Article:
The consensus from the panel was that our healthcare professionals don’t take the time to simply ask “how are you going?” in reference to emotional health. The panel suggested that we need to normalise psychological support within diabetes, building it into our annual checklist with our eyes and bloodwork and feet. I’d also add changing the word ‘health’ in mental health to ‘wellbeing’ or ‘wellness.’
I was also thrilled to hear other panel members praising informal peer support. One panel member shared that in the absence of psychological support, it was peer support that had aided her mental wellbeing for so long.
Personally, online communities were the first form of connection I had to anyone else with diabetes. There is so much knowledge out there that helped me to become better engaged in my diabetes management. Those communities were my bridge to finding in person peer support, both of which help me to maintain relatively good emotional wellbeing today.
Touching on the stigma from healthcare professionals associated with online communities, panel members commented that it was more accessible, and no different from going to a coffee shop. One gem was that online communities complement, rather than replace psychological support.
Diabetes burnout was the next topic, and the panel pondered ways of how we identify those triggers that might suggest we need to take a step further.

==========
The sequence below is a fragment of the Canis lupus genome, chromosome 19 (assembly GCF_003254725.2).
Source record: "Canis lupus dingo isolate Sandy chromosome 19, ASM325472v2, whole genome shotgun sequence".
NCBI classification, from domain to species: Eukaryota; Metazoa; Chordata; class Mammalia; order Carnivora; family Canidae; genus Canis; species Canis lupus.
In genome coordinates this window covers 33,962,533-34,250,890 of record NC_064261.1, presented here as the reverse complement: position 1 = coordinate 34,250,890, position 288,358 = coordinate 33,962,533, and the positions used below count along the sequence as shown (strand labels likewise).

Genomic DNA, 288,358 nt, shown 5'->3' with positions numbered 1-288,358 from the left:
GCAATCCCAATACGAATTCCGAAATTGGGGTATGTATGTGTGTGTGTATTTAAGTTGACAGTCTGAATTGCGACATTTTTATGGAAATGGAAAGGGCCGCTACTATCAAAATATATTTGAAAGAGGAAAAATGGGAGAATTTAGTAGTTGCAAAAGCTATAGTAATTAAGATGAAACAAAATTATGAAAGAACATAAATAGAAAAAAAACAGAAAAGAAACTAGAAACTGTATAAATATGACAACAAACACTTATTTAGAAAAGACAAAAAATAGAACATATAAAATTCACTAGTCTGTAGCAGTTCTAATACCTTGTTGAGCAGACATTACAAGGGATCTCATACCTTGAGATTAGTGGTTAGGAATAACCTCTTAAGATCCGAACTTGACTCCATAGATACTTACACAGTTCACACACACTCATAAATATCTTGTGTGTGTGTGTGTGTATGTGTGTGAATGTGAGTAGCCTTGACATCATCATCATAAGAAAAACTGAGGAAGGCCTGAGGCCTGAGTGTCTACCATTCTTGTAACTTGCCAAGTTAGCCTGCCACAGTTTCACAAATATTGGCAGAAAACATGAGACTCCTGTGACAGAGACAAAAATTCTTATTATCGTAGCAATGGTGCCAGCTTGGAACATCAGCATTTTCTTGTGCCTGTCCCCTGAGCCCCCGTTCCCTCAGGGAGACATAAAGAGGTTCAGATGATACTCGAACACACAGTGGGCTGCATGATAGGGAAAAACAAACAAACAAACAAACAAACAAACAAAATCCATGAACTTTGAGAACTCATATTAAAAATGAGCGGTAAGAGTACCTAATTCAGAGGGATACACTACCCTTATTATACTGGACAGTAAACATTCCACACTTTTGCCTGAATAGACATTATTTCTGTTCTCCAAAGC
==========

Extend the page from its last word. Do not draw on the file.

I did ask Lisa how well she thought our healthcare professionals would be able to pick up those triggers and refer to adequate support. She was very confident, especially in reference to a GP. My personal view is that the right healthcare professional would be able to identify those triggers, so it’s definitely important to shop around and have healthcare professionals on your team that are meeting your needs.
Instead of trying to fix everything, one gem from a panel member was to instead focus on one element that you can fix. When I’m feeling burned out I might turn off my phone for 12 hours, go outside to ease my mind or go to bed early so that I feel more rested. Take small steps.
Another panel member talked about diabetes as extra years thanks to modern medicine, and all of the wonderful things she’s been around to experience.
Without a doubt, this was the highlight of my time at DX2Melbourne, and a topic that really did need to be discussed. The live webcast will be available on demand in a couple of days, once the camera crew (yes, there was a crew filming us) processes it all together. I will keep you posted.